The controversial Keystone pipeline is in the news again after the Canadian pipeline company, TransCanada, secured last three permits from the U.S. Army Corps of Engineers to extend the southern leg of the pipeline to the Gulf Coast. This move upends the January 2012 rejection of the Keystone XL pipeline by the U.S. Department of State, which was reportedly based on insufficient time to evaluate the pipeline’s environmental impact. Unpopular among environmental groups in America, the Keystone pipeline’s new extension is likely to generate another wave of disagreements and protests over a potentially damaging impact of the heavy and low-quality Canadian oil on ecosystem of the U.S. Some of my friends have been eager to express their disappointment and frustration in various social media outlets on the approval of the Canadian pipeline at what they see the time of hastening rate of climate change.
But Keystone is, in many ways, inevitable for the U.S. The country is still over 90 percent reliant on gasoline for transportation and it seems like people here tend to forget (or to not know) how the recent history of U.S. oil production, trade and refining have permanently changed the types of oil used in the U.S. Steady decline of U.S. sweet crude oil output from the early 1990s through the middle of 2000s have led to a change in the relationship of the West Texas Intermediate (WTI) benchmark towards other regional benchmarks, shutdown of many refineries in the Gulf Coast and reversal of directions of some, as well as to an increased demand for more offshore imports of sweet crude to meet local refinery needs, including rapidly rising Canadian supplies.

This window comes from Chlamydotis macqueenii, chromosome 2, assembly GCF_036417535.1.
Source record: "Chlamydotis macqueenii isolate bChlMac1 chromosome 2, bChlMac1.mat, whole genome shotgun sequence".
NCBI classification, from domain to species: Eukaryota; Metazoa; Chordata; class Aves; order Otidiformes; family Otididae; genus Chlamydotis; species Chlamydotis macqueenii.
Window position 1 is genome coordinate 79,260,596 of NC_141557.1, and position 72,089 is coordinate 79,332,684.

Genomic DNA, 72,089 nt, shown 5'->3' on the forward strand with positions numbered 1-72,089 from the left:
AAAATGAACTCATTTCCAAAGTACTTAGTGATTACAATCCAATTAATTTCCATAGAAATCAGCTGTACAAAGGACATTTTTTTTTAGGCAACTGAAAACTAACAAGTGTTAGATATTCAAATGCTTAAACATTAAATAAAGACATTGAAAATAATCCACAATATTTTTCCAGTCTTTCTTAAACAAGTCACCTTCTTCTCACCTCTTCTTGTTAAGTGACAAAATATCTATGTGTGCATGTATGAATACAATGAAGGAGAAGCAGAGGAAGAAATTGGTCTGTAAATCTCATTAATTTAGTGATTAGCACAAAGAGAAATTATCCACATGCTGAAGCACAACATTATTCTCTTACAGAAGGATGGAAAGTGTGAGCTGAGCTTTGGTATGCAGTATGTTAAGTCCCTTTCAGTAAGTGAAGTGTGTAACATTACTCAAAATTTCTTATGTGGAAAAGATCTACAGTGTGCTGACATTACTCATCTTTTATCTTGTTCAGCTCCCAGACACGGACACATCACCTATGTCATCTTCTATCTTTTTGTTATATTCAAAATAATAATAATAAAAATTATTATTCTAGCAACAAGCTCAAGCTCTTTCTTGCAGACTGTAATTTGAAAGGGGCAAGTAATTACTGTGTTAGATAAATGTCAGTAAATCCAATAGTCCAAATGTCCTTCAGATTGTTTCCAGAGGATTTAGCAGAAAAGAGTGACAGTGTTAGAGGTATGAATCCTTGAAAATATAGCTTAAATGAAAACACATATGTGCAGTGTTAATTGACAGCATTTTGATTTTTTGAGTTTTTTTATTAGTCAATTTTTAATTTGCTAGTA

As imports of Canadian synthetic crude oil to the U.S. began to increase, Gulf Coast refineries were adjusted to handle heavier crudes from the northern neighbor. In fact, the recent surge in shale oil development in places such as North Dakota, which ramped up domestic sweet crude production again, is likely to find a good market abroad since “the Gulf Coast refining hub is more suited to process heavier crudes,” in the words of the recently appointed head of the Energy Information Administration (EIA), Adam Sieminski. Canadian oil, which stood at number one in U.S. net crude imports (29 percent) in 2011, is bound to increase its market share in the U.S. via the existing Keystone pipeline and its planned southern leg. So, what to do with the dirty Canadian oil? The answer lies in oil (gasoline) consumption of every American, who cannot, and should not, separate the influx of dirty oil from Canada from his/her own contribution to its rising supply to the U.S.